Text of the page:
Playwright Won Tony in 1954 for Best Musical
By BRUCE WEBER
By Bruce Weber
The New York Times
Luther Davis, a playwright who won a Tony Award in 1954 for the book of the musical “Kismet” and a screenwriter whose films included “The Hucksters,” with Clark Gable, and “Lady in a Cage” with Olivia de Havilland, died Tuesday in the Bronx.
He was 91 and lived in Manhattan and West Palm Beach, Fla. His death was confirmed by his wife, Jennifer Bassey Davis.
A busy author for the screen and the stage, Davis wrote 15 movies and dozens of scripts for TV series, and he had a hand in five Broadway shows, including writing a 1945 play, “Kiss Them for Me,” about four sailors back from the war, and the book for “Grand Hotel,” the musical adaptation of Vicki Baum’s novel, which was directed and choreographed by Tommy Tune and which ran for more than 1,000 performances from 1989 to 1992.
“Kismet,” which won the Tony for best musical, and which Davis wrote with Charles Lederer, was one of Broadway history’s more peculiar entries, a crossbreed of high culture and low. The music, which included the songs “Stranger in Paradise” and “Baubles, Bangles and Beads,” was adapted from the symphonic scores of Alexander Borodin, but the story, a florid fable set in Baghdad at the time of “The Arabian Nights,” was replete with groan-worthy double-entendres and staged with grand spectacle .
I n 1978, Davis, as producer and writer, reprised “Kismet” in a different form, as “Timbuktu!,” moving its setting to Africa and giving it a new score based on African folk tunes and tribal rhythms. Starring Eartha Kitt and Melba Moore, this version ran for 221 performances and was nominated for six Tonys . It was during this production that he met his wife, an actress who had invested in it.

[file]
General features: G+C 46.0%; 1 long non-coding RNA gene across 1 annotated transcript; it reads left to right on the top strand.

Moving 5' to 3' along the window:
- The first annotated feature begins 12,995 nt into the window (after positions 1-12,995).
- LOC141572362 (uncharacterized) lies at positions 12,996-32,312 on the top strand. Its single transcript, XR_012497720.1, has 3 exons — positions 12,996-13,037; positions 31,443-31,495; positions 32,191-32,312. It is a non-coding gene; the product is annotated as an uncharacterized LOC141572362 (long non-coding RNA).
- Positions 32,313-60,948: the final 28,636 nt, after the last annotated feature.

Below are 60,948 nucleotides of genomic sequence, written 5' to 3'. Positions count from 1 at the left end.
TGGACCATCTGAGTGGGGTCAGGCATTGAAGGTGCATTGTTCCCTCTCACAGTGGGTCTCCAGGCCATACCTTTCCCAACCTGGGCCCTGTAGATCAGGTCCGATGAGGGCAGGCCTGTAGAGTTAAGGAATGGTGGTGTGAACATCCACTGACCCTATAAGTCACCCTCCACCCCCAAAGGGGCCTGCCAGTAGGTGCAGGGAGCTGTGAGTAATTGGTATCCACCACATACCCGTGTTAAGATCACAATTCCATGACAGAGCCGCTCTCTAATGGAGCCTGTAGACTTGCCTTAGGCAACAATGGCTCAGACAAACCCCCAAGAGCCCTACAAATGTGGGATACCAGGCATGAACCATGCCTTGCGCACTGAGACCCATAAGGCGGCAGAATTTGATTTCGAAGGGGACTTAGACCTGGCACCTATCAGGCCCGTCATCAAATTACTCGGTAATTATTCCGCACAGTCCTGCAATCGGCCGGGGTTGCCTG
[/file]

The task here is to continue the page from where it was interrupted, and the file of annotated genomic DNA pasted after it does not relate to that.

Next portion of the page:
She and other investors had written to complain that as a singer, Moore was holding her notes too long, Davis said in a phone interview. “When we met, I talked total gibberish for about five minutes, and then I said, ‘Why don’t we have lunch?’
Young Davis went to Culver Military Academy in Indiana and then to Yale, graduating in 1938. He served in the Army Air Corps in both Asia and Europe during World War II, rising to the rank of major.
His first screenplay credit was “The Hucksters,” a boy-gets- loses-gets-girl story set in the advertising business, based on a novel by Frederic Wakeman and starring Gable and Deborah Kerr.
Luther Davis wrote 15 movies and dozens of scripts for television series, and he had a hand in five Broadway shows, including writing a 1945 play, “Kiss Them for Me,” about four sailors back from the war.
Originally published by BY BRUCE WEBER.
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